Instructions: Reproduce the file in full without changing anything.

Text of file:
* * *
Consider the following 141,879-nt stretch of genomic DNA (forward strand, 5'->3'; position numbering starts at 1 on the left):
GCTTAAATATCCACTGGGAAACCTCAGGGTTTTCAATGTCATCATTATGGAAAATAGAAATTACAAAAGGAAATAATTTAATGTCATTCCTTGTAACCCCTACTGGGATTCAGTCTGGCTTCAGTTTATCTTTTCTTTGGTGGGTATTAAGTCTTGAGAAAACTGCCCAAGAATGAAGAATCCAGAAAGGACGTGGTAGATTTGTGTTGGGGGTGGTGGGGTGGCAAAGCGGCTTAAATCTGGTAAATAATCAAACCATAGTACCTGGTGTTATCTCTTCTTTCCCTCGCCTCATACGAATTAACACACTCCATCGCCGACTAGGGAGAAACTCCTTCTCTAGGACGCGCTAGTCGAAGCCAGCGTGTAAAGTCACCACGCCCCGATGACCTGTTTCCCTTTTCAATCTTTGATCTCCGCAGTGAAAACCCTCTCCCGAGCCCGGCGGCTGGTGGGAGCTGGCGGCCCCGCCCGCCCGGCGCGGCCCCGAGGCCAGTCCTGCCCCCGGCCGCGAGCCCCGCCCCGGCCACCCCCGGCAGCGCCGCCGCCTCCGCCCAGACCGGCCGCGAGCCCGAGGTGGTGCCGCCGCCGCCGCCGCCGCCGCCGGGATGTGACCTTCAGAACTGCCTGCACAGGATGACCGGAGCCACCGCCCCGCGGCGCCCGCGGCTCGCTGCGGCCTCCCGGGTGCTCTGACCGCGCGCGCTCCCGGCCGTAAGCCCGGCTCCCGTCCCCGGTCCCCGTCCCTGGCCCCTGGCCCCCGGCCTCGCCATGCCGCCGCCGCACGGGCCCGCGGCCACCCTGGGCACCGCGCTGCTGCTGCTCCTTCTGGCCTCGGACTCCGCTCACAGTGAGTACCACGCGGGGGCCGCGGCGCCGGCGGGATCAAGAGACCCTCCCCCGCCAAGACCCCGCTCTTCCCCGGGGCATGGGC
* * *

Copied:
Consider the following 141,879-nt stretch of genomic DNA (forward strand, 5'->3'; position numbering starts at 1 on the left):
GCTTAAATATCCACTGGGAAACCTCAGGGTTTTCAATGTCATCATTATGGAAAATAGAAATTACAAAAGGAAATAATTTAATGTCATTCCTTGTAACCCCTACTGGGATTCAGTCTGGCTTCAGTTTATCTTTTCTTTGGTGGGTATTAAGTCTTGAGAAAACTGCCCAAGAATGAAGAATCCAGAAAGGACGTGGTAGATTTGTGTTGGGGGTGGTGGGGTGGCAAAGCGGCTTAAATCTGGTAAATAATCAAACCATAGTACCTGGTGTTATCTCTTCTTTCCCTCGCCTCATACGAATTAACACACTCCATCGCCGACTAGGGAGAAACTCCTTCTCTAGGACGCGCTAGTCGAAGCCAGCGTGTAAAGTCACCACGCCCCGATGACCTGTTTCCCTTTTCAATCTTTGATCTCCGCAGTGAAAACCCTCTCCCGAGCCCGGCGGCTGGTGGGAGCTGGCGGCCCCGCCCGCCCGGCGCGGCCCCGAGGCCAGTCCTGCCCCCGGCCGCGAGCCCCGCCCCGGCCACCCCCGGCAGCGCCGCCGCCTCCGCCCAGACCGGCCGCGAGCCCGAGGTGGTGCCGCCGCCGCCGCCGCCGCCGCCGGGATGTGACCTTCAGAACTGCCTGCACAGGATGACCGGAGCCACCGCCCCGCGGCGCCCGCGGCTCGCTGCGGCCTCCCGGGTGCTCTGACCGCGCGCGCTCCCGGCCGTAAGCCCGGCTCCCGTCCCCGGTCCCCGTCCCTGGCCCCTGGCCCCCGGCCTCGCCATGCCGCCGCCGCACGGGCCCGCGGCCACCCTGGGCACCGCGCTGCTGCTGCTCCTTCTGGCCTCGGACTCCGCTCACAGTGAGTACCACGCGGGGGCCGCGGCGCCGGCGGGATCAAGAGACCCTCCCCCGCCAAGACCCCGCTCTTCCCCGGGGCATGGGC